Buddha, Aristotle and many others have suggested the same, how we think creates the energy that ultimately manifests our realities. If we go into a situation with a negative thought process then we are almost destined to have a negative outcome.
This also applies to group thinking or collective consciousness. When a collection of people together guides their mental energy for a positive outcome, the likelihood of their success is usually lot higher and than otherwise. Their collective energy attracts positivity or negativity.
“The emperor writes: How should you be? You should be like a rocky promontory against which the restless surf continuously pounds. It stands fast while the churning sea is lulled to sleep at its feet. I hear you say — “How unlucky that this should happen to me.”
But not at all.
Perhaps say instead how lucky I am that I am not broken by what has happened, and I am not afraid of what is about to happen. For the same blow might have stricken any one, but not many who would have absorbed it without capitulation and complaint.”
This passage says it all. Fearless among us will get stronger by accepting and embracing our battles.
Nelson Mandela in his teens, heard a tribal elder say, “These are our young men. They are our future. But the truth is they are second-class citizens … they will always be boys.”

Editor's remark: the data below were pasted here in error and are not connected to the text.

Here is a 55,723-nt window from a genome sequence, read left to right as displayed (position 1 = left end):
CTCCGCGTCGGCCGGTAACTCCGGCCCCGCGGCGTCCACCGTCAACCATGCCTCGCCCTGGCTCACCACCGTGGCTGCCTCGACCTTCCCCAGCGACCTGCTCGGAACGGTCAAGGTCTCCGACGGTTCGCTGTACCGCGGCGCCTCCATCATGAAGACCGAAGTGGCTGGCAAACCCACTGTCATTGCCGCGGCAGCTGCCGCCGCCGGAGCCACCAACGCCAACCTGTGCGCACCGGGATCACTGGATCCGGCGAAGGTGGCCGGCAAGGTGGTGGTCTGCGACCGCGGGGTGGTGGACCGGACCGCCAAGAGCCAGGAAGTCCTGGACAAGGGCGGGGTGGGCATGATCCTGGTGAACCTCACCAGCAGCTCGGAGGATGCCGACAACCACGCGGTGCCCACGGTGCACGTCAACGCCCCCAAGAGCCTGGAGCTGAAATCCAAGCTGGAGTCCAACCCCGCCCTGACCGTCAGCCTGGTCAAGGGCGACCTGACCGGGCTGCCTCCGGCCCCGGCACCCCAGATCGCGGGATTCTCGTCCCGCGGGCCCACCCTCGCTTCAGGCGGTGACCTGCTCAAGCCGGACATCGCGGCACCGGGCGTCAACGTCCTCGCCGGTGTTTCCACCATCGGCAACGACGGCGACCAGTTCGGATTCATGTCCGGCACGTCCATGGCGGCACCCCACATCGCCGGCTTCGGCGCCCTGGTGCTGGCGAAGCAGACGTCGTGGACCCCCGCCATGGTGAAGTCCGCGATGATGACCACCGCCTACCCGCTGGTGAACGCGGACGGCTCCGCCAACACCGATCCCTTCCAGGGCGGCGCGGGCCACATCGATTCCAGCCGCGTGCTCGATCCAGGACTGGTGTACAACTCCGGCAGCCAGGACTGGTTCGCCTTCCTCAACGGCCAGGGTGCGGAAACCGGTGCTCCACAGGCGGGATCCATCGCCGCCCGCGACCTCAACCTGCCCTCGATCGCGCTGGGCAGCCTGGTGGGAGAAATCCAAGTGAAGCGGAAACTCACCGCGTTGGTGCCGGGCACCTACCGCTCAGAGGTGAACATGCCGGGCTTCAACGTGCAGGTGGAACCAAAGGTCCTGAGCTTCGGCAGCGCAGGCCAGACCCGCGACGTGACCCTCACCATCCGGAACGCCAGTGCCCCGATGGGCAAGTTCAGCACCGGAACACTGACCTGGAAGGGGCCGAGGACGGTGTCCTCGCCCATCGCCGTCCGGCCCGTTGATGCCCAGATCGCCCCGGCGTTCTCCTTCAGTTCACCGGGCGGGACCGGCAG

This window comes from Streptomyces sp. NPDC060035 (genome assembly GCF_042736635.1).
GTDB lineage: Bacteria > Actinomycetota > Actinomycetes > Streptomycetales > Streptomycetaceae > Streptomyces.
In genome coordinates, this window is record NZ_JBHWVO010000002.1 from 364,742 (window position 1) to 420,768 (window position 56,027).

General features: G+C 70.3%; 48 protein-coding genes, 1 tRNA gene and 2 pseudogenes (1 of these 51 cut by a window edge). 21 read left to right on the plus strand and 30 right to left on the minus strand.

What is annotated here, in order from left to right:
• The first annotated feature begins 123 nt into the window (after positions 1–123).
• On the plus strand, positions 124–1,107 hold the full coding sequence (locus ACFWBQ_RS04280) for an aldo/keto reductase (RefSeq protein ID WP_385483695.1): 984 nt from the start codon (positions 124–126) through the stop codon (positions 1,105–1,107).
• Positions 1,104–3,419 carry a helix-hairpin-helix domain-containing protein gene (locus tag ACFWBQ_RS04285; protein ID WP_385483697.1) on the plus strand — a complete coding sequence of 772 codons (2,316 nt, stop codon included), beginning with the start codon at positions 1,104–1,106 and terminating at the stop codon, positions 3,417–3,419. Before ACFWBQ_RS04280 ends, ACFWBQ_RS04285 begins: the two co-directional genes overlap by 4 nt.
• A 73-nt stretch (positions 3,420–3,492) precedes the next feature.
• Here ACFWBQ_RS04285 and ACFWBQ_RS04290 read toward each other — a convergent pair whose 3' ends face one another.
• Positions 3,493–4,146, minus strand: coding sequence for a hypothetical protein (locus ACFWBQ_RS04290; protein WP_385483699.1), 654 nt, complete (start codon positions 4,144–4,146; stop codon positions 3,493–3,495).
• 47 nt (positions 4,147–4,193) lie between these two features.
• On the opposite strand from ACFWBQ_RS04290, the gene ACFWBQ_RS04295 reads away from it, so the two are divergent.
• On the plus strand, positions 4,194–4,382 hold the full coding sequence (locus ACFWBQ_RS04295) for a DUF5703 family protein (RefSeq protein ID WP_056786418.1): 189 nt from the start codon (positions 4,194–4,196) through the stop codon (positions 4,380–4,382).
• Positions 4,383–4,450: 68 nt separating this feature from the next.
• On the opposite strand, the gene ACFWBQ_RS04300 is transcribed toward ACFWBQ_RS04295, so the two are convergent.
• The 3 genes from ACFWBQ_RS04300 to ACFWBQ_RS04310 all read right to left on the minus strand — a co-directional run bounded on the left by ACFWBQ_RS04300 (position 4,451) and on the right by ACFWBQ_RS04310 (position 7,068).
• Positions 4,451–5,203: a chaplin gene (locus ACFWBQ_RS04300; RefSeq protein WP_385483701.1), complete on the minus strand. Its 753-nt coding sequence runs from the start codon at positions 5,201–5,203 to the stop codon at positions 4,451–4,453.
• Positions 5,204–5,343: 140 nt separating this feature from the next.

Mandela made a decision to change South Africa upon hearing this. And his decision changed the world.
Fearless people work with what they have and turn obstacles into opportunities. They are at ease with challenges, disappointments, and rejections. Instead of setbacks, they try to see these events as gifts and find ways to utilize them to move forward.
The fearless are busy creating their future. They visualize their future and invent their way into it. Nobel Laureate Dennis Gabor in his book, Inventing the Future, writes:
“The future cannot be predicted, but futures can be invented. It was man’s ability to invent which has made human society what it is. The mental processes of inventions are still mysterious. They are rational but not logical, that is to say, not deductive.”
Understanding exactly what we want is the foundation for our success. But executing that success requires taking the next step, every day, no matter how difficult it may be. That means you don’t get to sit around and wait for success.